Hearst-Argyle Television (HTV) owns or manages 29 television stations which collectively reach over 18% of American households with televisions. Although independent Hearst is not owned by any network, the majority of its stations are affiliated with ABC, NBC, or CBS.
The company generated nearly 90% of its revenue from advertising in 2006. Pressures on television advertising include indirect effects from the troubled American automotive industry, which is one of the biggest ad spending industries, as well as direct threats from the flight of advertising dollars to the Internet. And while Web-driven online video may be in its nascent stages, the increased adoption of such substitution technologies pose a serious threat to poaching audiences in the future.
Even numbered years such as 2008 typically provide a boost to the overall television industry, as advertising spending rises because of cyclical events such as the 2008 Presidential election and the Beijing Olympic games.
The majority of Hearst's revenue comes from advertising--89% in 2006--with the rest derived from digital media revenue, fees paid by networks for placing their content on Hearst’s broadcasts, and commissions from cable companies for the right to retransmit content broadcast by Hearst.
Because of the cyclical nature of the advertising business, Hearst’s revenues are quite volatile, typically rising in even-numbered years due to increases in political and Olympics-related advertisements, and falling in odd numbered years. This trend is pronounced in Hearst’s revenues over the last five years; operating income is even more volatile, rising and falling as much as 30% from year to year.  In 2006, record revenues from political advertisements, a successful acquisition of a television station and the negotiation of agreements for cable companies to retransmit Hearst’s broadcasts all contributed to an 11% growth in revenues. However, a continuing weakness in automotive advertising weakened operating results.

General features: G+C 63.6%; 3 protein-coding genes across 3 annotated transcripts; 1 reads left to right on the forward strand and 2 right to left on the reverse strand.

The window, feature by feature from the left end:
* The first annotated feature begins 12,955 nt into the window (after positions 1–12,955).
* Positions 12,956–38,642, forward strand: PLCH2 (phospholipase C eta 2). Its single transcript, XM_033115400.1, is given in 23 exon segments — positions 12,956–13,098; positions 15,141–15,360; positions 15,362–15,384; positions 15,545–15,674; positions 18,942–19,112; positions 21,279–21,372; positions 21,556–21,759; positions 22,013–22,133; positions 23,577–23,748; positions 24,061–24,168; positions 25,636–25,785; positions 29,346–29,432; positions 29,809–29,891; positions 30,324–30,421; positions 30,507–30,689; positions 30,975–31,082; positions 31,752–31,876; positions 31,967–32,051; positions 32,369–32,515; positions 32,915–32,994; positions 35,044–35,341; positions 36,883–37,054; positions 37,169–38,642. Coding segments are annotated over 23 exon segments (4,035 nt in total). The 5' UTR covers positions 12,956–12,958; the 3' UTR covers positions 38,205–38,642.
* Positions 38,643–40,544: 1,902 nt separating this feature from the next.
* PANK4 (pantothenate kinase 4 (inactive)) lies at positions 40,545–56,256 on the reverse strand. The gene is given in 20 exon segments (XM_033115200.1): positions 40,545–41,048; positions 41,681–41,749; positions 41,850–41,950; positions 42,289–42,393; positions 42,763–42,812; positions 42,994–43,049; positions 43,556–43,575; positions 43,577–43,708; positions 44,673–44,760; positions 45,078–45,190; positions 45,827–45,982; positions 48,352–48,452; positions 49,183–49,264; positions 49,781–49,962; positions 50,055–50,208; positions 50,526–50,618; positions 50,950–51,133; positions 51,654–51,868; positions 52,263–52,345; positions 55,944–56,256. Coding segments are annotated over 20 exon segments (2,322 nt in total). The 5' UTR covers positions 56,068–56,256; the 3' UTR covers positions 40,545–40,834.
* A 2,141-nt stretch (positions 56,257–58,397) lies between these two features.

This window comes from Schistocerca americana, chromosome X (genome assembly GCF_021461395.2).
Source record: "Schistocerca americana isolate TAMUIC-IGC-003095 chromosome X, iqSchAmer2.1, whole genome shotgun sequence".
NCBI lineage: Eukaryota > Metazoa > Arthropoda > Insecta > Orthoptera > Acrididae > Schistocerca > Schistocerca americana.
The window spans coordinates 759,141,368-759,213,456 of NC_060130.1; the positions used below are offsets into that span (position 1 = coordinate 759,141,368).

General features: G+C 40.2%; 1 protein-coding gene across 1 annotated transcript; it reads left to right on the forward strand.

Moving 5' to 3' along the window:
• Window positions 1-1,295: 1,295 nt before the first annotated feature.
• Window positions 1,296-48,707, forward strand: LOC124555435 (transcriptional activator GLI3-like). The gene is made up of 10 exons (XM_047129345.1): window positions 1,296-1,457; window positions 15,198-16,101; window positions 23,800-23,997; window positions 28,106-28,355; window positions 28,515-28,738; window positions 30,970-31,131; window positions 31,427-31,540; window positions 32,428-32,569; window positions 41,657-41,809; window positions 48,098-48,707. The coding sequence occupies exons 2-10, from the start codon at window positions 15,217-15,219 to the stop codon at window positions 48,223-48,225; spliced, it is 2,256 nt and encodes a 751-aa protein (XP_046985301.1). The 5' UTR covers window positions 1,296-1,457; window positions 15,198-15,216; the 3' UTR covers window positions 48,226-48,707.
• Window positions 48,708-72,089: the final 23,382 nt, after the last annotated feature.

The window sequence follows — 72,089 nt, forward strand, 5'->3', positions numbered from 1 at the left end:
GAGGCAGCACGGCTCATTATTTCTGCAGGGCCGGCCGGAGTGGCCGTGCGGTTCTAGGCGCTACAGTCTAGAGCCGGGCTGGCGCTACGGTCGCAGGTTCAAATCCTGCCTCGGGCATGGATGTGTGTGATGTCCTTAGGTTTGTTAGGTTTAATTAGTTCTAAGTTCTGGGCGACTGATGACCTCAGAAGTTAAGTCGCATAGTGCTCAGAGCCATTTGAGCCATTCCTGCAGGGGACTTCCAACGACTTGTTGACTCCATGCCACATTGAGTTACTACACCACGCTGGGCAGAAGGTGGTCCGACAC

Hearst is among the leading companies in number of U.S. households with televisions reached by its stations. While larger networks such as CBS and NBC reach much higher percentages of households, Hearst is the leader among independent broadcasting companies in number of households reached.
Companies in the television industry compete for audience, programming, and advertisers, which makes for intense competition during times of weak growth in advertising spending and the migration of viewers to other entertainment media. Competition is somewhat limited by the requirement that each television station obtain a license from the FCC, which keeps the number of licenses granted in each geographic area low.Hearst's competitors include major networks such as Walt Disney Company (DIS)'s ABC, General Electric Company (GE)/NBC Universal, CBS, and UNIVISION COMMUNICATIONS (UVN), all of which own television stations across the country. It is important to note that while these national networks are competitors, most of Hearst's stations are affiliate with one of these major networks.
More direct competitors consist of smaller independent broadcasting companies, including the following:
Hearst's primary competitive advantage is its ability to reach some of the most desirable U.S. television markets (as determined by Nielsen Media Research) and do so with lower operating costs due to a smaller number of stations. The company also competes through technological innovation - its partnership with YouTube to broadcast on 26 YouTube channels is the first such alliance in the industry.